(1) The net disaster loss (defined in (3) below) is not subject to the 10% of adjusted gross income limit. (2) A taxpayer can deduct a net disaster loss even if he does not itemize his deductions on Schedule A (Form 1040). This is done by completing Form 4684 and entering the net disaster loss on line 7 of the Standard Deduction Worksheet-Line 40 in the Form 1040 Instructions.

(3) The taxpayer’s net disaster loss is the excess of his personal casualty losses attributable to a federally declared disaster and occurring in a disaster area, over his personal casualty gains.

  • Special rules for individuals impacted by Hurricanes Katrina, Rita, and Wilma. If one claimed a casualty or theft loss deduction and in a later year he received more reimbursement than he expected, he does not recompute the tax for the year in which he claimed the deduction. Instead, he must include the reimbursement in his income for the year in which it was received, but only to the extent the original deduction reduced his tax for the earlier year. However, an exception applies if the taxpayer claimed a casualty or theft loss deduction for damage to or destruction of his main home caused by Hurricane Katrina, Rita, or Wilma, and in a later year he received a hurricane relief grant. Under this exception, the taxpayer can choose to file an amended income tax return (Form 1040X) for the tax year in which he claimed the deduction and reduce (but not below zero) the amount of the deduction by the amount of the grant. If he makes this choice, he must file Form 1040X by the later of the due date for filing his return for the tax year in which he receives the grant, or July 30, 2009.
  • Maximum net self-employment earnings. The maximum net self-employment earnings subject to the social security part (12.4%) of the self-employment tax increased to $102,000 for 2008. There is no maximum limit on earnings subject to the Medicare part.
  • Conservation Reserve Program (CRP) payments. For payments made after 2007, CRP payments are excluded from self-employment tax for individuals receiving social security benefits for retirement or disability.
  • Optional methods to figure net earnings. For tax years beginning after 2007, the amount of gross and net income from self-employment one may have when using the farm optional method or nonfarm optional method has increased. This allows electing taxpayers to secure up to four credits of social security benefits coverage. In future years, the thresholds will be indexed to maintain that level of coverage.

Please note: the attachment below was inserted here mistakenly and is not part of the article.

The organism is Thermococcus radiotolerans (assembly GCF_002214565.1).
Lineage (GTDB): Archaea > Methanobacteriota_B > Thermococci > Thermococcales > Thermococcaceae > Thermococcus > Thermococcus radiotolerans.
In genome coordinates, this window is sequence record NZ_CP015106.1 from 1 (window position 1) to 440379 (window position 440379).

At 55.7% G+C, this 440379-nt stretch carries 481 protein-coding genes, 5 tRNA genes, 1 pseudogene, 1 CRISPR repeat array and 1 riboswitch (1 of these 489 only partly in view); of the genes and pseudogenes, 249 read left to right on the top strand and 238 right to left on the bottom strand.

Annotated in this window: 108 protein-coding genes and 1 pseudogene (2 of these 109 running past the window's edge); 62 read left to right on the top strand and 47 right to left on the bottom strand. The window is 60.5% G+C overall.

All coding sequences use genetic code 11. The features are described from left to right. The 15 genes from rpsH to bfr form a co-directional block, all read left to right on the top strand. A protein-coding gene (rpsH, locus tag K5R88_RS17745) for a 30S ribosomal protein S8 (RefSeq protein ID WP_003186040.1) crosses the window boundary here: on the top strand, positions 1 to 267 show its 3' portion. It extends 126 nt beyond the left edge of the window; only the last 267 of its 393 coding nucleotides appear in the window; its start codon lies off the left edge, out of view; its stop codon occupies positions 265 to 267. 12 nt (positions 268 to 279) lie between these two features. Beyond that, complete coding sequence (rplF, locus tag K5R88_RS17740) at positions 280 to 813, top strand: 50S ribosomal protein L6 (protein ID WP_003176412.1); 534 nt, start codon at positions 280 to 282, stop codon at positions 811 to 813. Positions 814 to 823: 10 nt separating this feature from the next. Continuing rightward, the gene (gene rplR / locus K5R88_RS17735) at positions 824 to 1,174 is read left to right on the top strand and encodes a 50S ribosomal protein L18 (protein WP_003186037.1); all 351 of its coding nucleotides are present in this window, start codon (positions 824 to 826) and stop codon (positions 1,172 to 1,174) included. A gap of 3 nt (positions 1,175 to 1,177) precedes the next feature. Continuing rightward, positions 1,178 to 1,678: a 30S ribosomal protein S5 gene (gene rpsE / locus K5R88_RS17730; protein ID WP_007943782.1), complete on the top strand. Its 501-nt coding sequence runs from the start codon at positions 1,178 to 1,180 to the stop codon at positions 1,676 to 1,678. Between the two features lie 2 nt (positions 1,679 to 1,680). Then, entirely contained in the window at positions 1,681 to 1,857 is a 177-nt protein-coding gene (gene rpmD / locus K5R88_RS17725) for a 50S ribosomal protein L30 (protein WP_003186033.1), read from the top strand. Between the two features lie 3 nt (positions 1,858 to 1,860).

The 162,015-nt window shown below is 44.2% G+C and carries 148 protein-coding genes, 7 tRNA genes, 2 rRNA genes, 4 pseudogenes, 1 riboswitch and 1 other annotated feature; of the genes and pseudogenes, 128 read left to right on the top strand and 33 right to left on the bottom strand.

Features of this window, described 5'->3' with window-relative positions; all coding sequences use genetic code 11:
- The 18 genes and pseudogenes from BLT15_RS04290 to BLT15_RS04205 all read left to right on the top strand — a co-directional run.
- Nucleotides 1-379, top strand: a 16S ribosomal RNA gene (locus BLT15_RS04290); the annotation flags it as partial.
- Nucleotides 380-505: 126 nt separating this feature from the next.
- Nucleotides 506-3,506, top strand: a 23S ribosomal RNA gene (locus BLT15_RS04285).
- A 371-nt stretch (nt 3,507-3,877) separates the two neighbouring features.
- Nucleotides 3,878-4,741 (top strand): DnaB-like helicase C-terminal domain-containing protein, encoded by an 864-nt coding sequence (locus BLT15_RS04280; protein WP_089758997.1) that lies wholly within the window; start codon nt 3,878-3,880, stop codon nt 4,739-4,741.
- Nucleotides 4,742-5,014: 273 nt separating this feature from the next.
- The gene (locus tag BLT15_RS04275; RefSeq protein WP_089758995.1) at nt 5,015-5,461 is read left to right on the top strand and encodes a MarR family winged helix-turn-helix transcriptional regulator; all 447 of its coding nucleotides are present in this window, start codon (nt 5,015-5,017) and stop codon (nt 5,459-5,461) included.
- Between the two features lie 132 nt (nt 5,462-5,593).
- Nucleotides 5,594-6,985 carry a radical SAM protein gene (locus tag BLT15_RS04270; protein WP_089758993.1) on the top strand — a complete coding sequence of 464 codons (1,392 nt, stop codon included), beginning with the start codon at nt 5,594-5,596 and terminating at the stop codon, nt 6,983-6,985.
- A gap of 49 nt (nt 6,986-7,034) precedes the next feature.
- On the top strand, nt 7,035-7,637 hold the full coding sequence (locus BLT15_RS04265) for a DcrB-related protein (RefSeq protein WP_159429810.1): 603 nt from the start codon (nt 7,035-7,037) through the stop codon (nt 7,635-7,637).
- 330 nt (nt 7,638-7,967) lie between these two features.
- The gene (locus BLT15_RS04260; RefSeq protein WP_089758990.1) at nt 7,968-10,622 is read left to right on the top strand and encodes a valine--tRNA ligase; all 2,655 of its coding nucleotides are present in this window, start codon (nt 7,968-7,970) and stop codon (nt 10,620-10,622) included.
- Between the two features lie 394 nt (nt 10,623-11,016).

What’s new for 2009. IRS Publication 225 examines these new items for 2009.

  • New definition for race horses eligible for the 3-year recovery period. Any race horse (without regard to the age of the horse) placed in service after Dec. 31, 2008, is considered 3-year property for General Depreciation System (GDS) recovery purposes.
  • Expiration of GO Zone and Kansas storms and tornadoes provisions. Most GO Zone and Kansas disaster area relief provisions won’t apply to property placed in service after Dec. 31, 2008.
  • New recovery period for certain machinery and equipment. Any machinery or equipment (other than any grain bins, cotton ginning assets, fences, or other land improvements) which is used in a farming business where the original use begins with the taxpayer after Dec. 31, 2008, and is placed in service before Jan. 1, 2010, will be treated as 5-year property for GDS purposes (10-year property for purposes of the Alternative Depreciation System (ADS)).
  • Maximum net self-employment earnings. The maximum net self-employment earnings subject to the social security part of the self-employment tax increased to $106,800 for 2009. There is no maximum limit on earnings subject to the Medicare part.
  • Wage limit for social security tax. The limit on wages subject to the social security tax for 2009 is $106,800. There is no limit on wages subject to the Medicare tax.
  • New employment tax adjustment process in 2009. If a taxpayer discovers an error on a previously filed Form 943 after Dec. 31, 2008, he should make the correction using Form 943-X, Adjusted Employer’s Annual Federal Tax Return for Agricultural Employees. Currently, taxpayers make corrections to Form 943 using Form 941c that is filed once a year with Form 943. Form 943-X is a stand-alone form, meaning taxpayers can file Form 943-X when an error is discovered, rather than waiting until the end of the year to file Form 941c with Form 943. Current year adjustments will continue to be made on line 8 of Form 943.

Farming tax problems? Get tax help and solutions to many tax problems.